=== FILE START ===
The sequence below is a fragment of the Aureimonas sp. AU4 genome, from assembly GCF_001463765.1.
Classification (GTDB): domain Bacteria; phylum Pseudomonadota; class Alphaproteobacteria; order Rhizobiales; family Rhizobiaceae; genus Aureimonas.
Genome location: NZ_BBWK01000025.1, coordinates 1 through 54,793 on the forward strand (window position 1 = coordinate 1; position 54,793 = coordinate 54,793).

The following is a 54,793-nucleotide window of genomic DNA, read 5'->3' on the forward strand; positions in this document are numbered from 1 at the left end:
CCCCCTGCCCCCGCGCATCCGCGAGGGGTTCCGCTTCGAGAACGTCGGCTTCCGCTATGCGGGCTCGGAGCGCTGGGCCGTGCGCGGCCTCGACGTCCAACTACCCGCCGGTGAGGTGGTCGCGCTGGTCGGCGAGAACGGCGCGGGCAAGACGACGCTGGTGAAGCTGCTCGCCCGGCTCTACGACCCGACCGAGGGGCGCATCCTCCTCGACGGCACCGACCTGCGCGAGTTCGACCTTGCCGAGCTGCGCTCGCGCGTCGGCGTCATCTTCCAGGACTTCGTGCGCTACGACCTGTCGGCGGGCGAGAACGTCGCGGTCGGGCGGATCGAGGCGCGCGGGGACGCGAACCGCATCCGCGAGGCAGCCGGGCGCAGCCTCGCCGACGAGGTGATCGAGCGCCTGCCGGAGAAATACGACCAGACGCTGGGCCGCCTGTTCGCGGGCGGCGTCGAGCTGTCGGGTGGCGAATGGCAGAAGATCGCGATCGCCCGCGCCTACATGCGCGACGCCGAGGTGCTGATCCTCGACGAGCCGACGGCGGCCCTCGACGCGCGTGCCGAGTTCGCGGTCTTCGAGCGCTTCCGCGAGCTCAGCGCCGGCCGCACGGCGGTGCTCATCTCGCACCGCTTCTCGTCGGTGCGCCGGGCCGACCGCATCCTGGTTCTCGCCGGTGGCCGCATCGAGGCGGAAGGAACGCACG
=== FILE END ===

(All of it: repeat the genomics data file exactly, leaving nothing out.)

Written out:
The sequence below is a fragment of the Aureimonas sp. AU4 genome, from assembly GCF_001463765.1.
Classification (GTDB): domain Bacteria; phylum Pseudomonadota; class Alphaproteobacteria; order Rhizobiales; family Rhizobiaceae; genus Aureimonas.
Genome location: NZ_BBWK01000025.1, coordinates 1 through 54,793 on the forward strand (window position 1 = coordinate 1; position 54,793 = coordinate 54,793).

The following is a 54,793-nucleotide window of genomic DNA, read 5'->3' on the forward strand; positions in this document are numbered from 1 at the left end:
CCCCCTGCCCCCGCGCATCCGCGAGGGGTTCCGCTTCGAGAACGTCGGCTTCCGCTATGCGGGCTCGGAGCGCTGGGCCGTGCGCGGCCTCGACGTCCAACTACCCGCCGGTGAGGTGGTCGCGCTGGTCGGCGAGAACGGCGCGGGCAAGACGACGCTGGTGAAGCTGCTCGCCCGGCTCTACGACCCGACCGAGGGGCGCATCCTCCTCGACGGCACCGACCTGCGCGAGTTCGACCTTGCCGAGCTGCGCTCGCGCGTCGGCGTCATCTTCCAGGACTTCGTGCGCTACGACCTGTCGGCGGGCGAGAACGTCGCGGTCGGGCGGATCGAGGCGCGCGGGGACGCGAACCGCATCCGCGAGGCAGCCGGGCGCAGCCTCGCCGACGAGGTGATCGAGCGCCTGCCGGAGAAATACGACCAGACGCTGGGCCGCCTGTTCGCGGGCGGCGTCGAGCTGTCGGGTGGCGAATGGCAGAAGATCGCGATCGCCCGCGCCTACATGCGCGACGCCGAGGTGCTGATCCTCGACGAGCCGACGGCGGCCCTCGACGCGCGTGCCGAGTTCGCGGTCTTCGAGCGCTTCCGCGAGCTCAGCGCCGGCCGCACGGCGGTGCTCATCTCGCACCGCTTCTCGTCGGTGCGCCGGGCCGACCGCATCCTGGTTCTCGCCGGTGGCCGCATCGAGGCGGAAGGAACGCACG